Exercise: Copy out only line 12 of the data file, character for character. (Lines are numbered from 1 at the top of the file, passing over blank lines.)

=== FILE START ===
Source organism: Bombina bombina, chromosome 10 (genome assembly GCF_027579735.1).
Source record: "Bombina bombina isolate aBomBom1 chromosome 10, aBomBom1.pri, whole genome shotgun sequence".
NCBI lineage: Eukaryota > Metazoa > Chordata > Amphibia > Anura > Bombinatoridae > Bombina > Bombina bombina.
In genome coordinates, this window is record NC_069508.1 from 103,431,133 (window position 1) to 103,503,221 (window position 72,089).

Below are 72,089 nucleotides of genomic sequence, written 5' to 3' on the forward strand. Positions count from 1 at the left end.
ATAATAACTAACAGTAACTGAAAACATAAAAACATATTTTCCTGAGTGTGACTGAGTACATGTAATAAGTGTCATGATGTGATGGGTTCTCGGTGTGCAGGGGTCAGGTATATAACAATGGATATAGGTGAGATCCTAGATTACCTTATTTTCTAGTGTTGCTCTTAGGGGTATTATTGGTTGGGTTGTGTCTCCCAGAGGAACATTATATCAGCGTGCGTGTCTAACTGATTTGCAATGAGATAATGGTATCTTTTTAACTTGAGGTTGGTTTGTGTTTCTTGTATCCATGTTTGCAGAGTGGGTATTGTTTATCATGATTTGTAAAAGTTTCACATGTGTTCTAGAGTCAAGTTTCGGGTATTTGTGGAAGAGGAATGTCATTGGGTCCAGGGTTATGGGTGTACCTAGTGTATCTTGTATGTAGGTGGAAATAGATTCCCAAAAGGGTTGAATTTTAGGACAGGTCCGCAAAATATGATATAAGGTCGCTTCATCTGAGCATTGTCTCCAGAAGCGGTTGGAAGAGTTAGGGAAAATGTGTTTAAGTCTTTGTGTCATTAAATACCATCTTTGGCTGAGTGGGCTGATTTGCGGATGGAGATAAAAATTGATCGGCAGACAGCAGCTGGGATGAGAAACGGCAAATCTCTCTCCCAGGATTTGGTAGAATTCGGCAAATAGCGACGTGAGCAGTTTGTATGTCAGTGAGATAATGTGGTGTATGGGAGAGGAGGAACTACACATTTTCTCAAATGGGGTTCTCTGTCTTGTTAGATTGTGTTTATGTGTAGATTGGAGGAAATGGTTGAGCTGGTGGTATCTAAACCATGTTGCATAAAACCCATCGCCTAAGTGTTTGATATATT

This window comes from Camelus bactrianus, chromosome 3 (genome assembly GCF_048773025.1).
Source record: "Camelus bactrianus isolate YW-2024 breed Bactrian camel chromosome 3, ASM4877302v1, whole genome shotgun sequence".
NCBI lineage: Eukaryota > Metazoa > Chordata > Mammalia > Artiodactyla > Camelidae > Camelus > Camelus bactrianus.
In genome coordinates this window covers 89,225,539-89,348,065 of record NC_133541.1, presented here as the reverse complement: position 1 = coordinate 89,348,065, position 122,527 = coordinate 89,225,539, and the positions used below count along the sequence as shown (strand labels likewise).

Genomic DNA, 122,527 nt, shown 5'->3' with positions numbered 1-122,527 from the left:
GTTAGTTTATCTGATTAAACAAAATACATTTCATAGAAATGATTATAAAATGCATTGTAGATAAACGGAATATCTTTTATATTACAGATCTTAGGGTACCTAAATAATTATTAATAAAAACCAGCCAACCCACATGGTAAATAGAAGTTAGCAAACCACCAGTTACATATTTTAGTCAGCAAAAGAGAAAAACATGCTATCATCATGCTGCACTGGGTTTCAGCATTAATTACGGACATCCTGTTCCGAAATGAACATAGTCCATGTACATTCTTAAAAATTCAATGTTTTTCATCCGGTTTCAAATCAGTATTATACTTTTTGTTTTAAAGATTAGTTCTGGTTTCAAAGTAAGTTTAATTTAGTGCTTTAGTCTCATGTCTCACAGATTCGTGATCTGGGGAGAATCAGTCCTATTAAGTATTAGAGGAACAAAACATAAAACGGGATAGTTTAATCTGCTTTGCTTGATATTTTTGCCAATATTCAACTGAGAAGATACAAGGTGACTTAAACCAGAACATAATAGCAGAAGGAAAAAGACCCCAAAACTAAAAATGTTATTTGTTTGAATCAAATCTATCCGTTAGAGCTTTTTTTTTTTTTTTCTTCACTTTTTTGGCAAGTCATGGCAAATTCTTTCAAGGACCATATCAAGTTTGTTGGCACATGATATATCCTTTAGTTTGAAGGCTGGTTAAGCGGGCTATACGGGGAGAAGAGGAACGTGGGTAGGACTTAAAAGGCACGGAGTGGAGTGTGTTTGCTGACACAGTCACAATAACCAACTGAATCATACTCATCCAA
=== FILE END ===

GTTAGTTTATCTGATTAAACAAAATACATTTCATAGAAATGATTATAAAATGCATTGTAGATAAACGGAATATCTTTTATATTACAGATCTTAGGGTACCTAAATAATTATTAATAAAAACCAGCCAACCCACATGGTAAATAGAAGTTAGCAAACCACCAGTTACATATTTTAGTCAGCAAAAGAGAAAAACATGCTATCATCATGCTGCACTGGGTTTCAGCATTAATTACGGACATCCTGTTCCGAAATGAACATAGTCCATGTACATTCTTAAAAATTCAATGTTTTTCATCCGGTTTCAAATCAGTATTATACTTTTTGTTTTAAAGATTAGTTCTGGTTTCAAAGTAAGTTTAATTTAGTGCTTTAGTCTCATGTCTCACAGATTCGTGATCTGGGGAGAATCAGTCCTATTAAGTATTAGAGGAACAAAACATAAAACGGGATAGTTTAATCTGCTTTGCTTGATATTTTTGCCAATATTCAACTGAGAAGATACAAGGTGACTTAAACCAGAACATAATAGCAGAAGGAAAAAGACCCCAAAACTAAAAATGTTATTTGTTTGAATCAAATCTATCCGTTAGAGCTTTTTTTTTTTTTTTCTTCACTTTTTTGGCAAGTCATGGCAAATTCTTTCAAGGACCATATCAAGTTTGTTGGCACATGATATATCCTTTAGTTTGAAGGCTGGTTAAGCGGGCTATACGGGGAGAAGAGGAACGTGGGTAGGACTTAAAAGGCACGGAGTGGAGTGTGTTTGCTGACACAGTCACAATAACCAACTGAATCATACTCATCCAA